Finding innovation in funding opportunities

By Malcolm McGready / David Scrivener, Ensors
Options for funding a business have expanded hugely in the past decade and although your trusted bank manager should, and will, remain your first port of call, where this isn’t appropriate, there are now a multitude of options available to fund growth strategies.
Published in Norfolk and Suffolk Director Magazines Autumn/Winter 2020
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Increasing options for funding a business

Without doubt, the most common of these remain debt focused. Whilst the availability of straight cash flow loans to fund growth has declined, the gap between supply and demand has been filled by the emerging popularity of asset-based lending, with the occasional top-up cash flow loan attached.

Finding innovation in funding opportunities 1

We have all witnessed the volatile environment of 2020 accelerating advancements in remote working; something that would have taken years or decades in normal times. However, this volatility also looks set to increase the openness of business owners to equity investment, rather than debt, to fund their growth plans.

Private Equity investment has rarely been the option that owners of SME businesses most want to discuss when we meet them for the first time. But this has been changing, albeit slowly. Owners are sometimes sceptical about this option, worrying that ‘suits’ will take control of their business. However, in my experience, modern private equity firms are not like this and, instead, look for a friendly rapport with the management teams that they invest in.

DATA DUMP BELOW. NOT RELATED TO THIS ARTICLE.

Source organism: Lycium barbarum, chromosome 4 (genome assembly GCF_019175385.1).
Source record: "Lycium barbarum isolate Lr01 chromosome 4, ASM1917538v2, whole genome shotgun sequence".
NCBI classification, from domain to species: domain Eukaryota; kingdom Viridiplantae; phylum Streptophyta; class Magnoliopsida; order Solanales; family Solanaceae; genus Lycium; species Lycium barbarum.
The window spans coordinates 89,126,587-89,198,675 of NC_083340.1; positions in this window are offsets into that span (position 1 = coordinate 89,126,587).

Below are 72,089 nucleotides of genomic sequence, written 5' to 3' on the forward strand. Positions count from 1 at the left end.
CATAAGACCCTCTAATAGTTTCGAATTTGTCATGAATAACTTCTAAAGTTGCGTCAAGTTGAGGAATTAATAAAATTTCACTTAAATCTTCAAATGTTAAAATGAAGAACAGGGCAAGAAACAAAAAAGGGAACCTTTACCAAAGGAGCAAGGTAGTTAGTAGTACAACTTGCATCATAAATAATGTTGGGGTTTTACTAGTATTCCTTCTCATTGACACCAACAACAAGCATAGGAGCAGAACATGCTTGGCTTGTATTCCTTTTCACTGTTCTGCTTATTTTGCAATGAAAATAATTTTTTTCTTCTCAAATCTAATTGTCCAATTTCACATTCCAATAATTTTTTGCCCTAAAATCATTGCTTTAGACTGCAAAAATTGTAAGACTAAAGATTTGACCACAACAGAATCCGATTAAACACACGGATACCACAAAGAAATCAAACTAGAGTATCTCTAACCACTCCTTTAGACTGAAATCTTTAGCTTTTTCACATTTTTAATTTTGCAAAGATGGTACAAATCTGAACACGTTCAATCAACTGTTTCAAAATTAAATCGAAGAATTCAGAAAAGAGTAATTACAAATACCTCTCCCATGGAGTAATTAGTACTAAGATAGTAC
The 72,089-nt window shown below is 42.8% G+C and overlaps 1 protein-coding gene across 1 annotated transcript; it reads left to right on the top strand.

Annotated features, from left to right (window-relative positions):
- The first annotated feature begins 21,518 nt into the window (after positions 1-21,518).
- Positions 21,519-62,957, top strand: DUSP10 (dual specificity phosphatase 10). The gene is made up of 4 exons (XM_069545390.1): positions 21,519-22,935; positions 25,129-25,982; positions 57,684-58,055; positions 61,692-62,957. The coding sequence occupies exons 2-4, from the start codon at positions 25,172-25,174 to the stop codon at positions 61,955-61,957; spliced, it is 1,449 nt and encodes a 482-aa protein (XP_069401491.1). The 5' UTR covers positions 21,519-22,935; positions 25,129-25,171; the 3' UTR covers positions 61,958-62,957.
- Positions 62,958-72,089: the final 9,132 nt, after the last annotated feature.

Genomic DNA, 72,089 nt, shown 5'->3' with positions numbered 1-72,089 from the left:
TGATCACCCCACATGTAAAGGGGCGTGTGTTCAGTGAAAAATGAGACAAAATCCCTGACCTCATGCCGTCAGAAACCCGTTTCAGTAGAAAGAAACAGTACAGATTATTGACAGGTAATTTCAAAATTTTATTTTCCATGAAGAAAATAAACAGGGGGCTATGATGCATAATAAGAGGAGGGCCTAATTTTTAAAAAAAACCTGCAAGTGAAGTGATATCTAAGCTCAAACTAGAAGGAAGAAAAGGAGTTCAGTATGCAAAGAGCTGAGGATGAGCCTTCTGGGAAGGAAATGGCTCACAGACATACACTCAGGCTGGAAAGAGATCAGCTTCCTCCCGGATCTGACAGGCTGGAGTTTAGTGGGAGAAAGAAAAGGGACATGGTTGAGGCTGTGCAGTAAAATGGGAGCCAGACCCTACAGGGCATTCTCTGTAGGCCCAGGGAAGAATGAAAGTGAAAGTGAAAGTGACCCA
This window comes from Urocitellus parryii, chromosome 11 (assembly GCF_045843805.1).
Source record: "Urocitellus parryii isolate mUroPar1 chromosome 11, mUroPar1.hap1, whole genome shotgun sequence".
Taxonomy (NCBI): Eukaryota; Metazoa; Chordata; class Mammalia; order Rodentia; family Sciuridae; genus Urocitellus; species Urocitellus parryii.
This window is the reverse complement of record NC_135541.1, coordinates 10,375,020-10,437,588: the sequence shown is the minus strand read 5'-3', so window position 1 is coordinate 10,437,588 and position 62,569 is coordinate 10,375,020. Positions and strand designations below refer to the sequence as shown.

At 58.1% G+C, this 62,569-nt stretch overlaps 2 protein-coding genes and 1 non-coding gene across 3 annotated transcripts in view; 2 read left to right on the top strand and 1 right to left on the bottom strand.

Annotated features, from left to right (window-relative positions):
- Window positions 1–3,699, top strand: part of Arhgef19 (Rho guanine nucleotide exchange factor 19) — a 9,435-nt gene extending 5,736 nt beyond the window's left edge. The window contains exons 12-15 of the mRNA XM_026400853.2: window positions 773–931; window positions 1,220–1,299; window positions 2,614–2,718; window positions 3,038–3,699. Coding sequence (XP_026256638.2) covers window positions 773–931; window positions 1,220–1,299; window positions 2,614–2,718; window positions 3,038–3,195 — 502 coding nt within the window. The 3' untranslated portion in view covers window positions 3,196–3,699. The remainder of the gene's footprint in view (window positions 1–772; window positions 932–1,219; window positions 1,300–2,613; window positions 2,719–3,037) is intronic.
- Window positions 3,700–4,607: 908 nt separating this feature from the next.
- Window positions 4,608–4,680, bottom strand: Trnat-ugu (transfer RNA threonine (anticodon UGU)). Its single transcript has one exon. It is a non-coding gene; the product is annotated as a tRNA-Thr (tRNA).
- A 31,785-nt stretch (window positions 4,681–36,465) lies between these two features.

Investment can come in various guises and ranges from a small minority stake up to a majority stake. The size of most businesses in the SME bracket, unless they a fast-growing young company, mean that most investment firms will be looking for a significant stake.

However, this isn’t necessarily a negative move. It does come with some tangible advantages for the business owner.

Funding can be received as a mix of cash at completion, deferred consideration, which is a portion of the purchase price that is payable by the buyer in the future, and loan notes, which is an agreement to repay debt between the parties at a future point in time.

A correctly structured deal could give the business

  • a cash injection to grow, either through acquisitions or organically.
  • a cash sum to the owners.
  • a stream of payments over a set period.

and/or

  • loan notes which can be redeemed on a future sale or event.

In addition, a sizeable shareholding is normally retained by the owner to incentivise the continued growth of the business.

This gives the perfect base for an owner to partially de-risk their position whilst being given the tools to ‘go again’ and grow for a future sale, which would achieve another payday by potentially selling the rest of their shareholding.

Sounds good to me!

Finding innovation in funding opportunities 5

Norfolk Director author: David Scrivener is Corporate Finance Partner at Ensors Chartered Accountants E: david.scrivener@ensors.co.uk or visit: ensors.co.uk

Finding innovation in funding opportunities 9

Suffolk Director author: Malcom McGready is a Partner at Ensors Chartered Accountants E: malcolm.mcgready@ensors.co.ukT: 01473 220022 or visit: ensors.co.uk

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